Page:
Kid-friendly activities in Yellowstone & Jackson Hole, Wyoming for every season.
By Camille Miller
Yellowstone National Park (Flickr: Yellowstone National Park)
Jackson Hole and the Yellowstone National Park in Wyoming is a dynamic and beautiful region that draws millions of visitors, families with children included, every year. From wildlife viewing to geysers and more, here’s how to get the most out of every season in this awe-inspiring wilderness.
(MORE: Look for kid-friendly hotels to stay in near Yellowstone.)
Fall – Craig Thomas Discovery & Visitor Center and the Murie Ranch Trail
Craig Thomas Discovery & Visitor Center (Photo: Acroterion)
Two brothers, Adolph and Olaus Murie, and their spouses Louse and Margaret were significant environmental leaders and wildlife biologists. Today, their Ranch is a wild paradise, frequented by moose, birds, and bugling elk. You can hike through this extraordinary natural setting by beginning at the Craig Thomas Discovery & Visitor Center and traveling by foot .5 mi to the Murie Residence. Not only will you see a variety of beautiful animals in their native habitats, you’ll also see the stunning fall colors of the trees all around you. Don’t forget to bring your camera!
For 8- to 12-year-olds: The Junior Ranger Program Participants can earn a Junior Ranger patch or badge by completing ranger activity, attending a program, and either attending a second program or going on a hike. Details can be found at any of the Visitors Centers in the Park.
Winter – Snowmobile Tour Through the Tetons
Atop the Grand Tetons (Flickr: Jeff Gunn)
The spectacular scenery of the Rocky Mountains in winter is something you will never forget. A half-day tour through the Grand Tetons and National Forest can be arranged to show your children the wonders of the area by snowmobile. Enjoy the well-groomed trails and the freedom from competing for the best views with the summer crowds. A guide will pick your family up in the morning and provide breakfast and equipment, then take you through some of the most gorgeous country you will ever see in your lifetime. Make sure you take good winter clothing (including thermals). You’ll be back in time to hit the slopes for a few afternoon runs!
For an extended stay: Mammoth Hot Springs offers a hot tub cabin accommodation option that features a private 6-person hot tub. No need to worry about chilly fingers and toes with a geothermic feature of Yellowstone available in your very own room!
Spring – Baby Animals in the Park
Baby elk in Yellowstone (Photo: Jenny Golding)
Spring is the perfect time to see baby animals in Yellowstone. More than 60 mammal species make their homes in the area, and their youngsters begin to make their appearances between April and June. Black bears cubs are best spotted near the Mammoth and Tower-Roosevelt areas. Moose and their young can be found foraging near rivers and lakes. You may also see bighorn lambs, elk, or buffalo calves. Bring a good pair of binoculars to get a closer look at these wobbly-legged babies.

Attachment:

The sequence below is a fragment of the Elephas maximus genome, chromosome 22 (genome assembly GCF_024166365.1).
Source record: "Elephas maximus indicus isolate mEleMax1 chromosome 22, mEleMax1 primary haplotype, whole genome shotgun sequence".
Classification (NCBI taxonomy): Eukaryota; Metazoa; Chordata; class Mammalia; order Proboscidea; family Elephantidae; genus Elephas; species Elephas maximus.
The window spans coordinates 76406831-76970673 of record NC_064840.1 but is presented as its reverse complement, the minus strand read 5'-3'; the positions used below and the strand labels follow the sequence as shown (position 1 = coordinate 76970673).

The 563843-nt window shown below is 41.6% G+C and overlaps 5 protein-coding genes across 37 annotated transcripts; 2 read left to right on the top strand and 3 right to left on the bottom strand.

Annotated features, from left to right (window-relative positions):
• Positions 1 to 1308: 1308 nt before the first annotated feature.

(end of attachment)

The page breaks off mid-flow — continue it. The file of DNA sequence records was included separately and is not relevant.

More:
For babies and toddlers: Spring is the quietest time of year in Yellowstone, so you can see the most popular areas, like the Old Faithful geyser, in peace. Depending on how early in the year you visit, roads may still be impassable by car, but you can arrange a snowcoach tour to take the stress out of seeing this serene and unforgettable landscape with your little ones.
(MORE: Find other kid-friendly attractions in the Yellowstone and Jackson Hole area.)
Summer – Jenny Lake Shuttle Boat
Jenny Lake (Flickr: chascar)
Jenny Lake is a popular summertime destination for visitors to the Jackson Hole area. Visit the Eastern shore for the best views into Cascade Canyon or travel to the Western side to take advantage of cool forests, and spot the moose that often frequent the wet areas. Hitch a ride on the Shuttle boat from the East Boat Dock near South Jenny Lake, to the West Boat Dock. Hike .5 miles in to Hidden Falls along Cascade Creek, or rent a horse and take the trail that goes around the lake. To add more challenge to your hike, climb up to Inspiration point, which covers only .5 more miles but climbs 500 feet on the way. Since Jenny Lake is on the main park road, and is a popular destination, arriving before 10 am will make finding a parking place easier.
For tweens and teens: Contact any of the outfitters in the area to schedule a whitewater rafting or kayaking trip down the Snake River. The rapids are the most challenging early in the year as the snow melts, but the guides are knowledgeable and experienced, and even beginners will feel safe as they face the challenges of the river.
Camille Miller contributed this to MiniTime.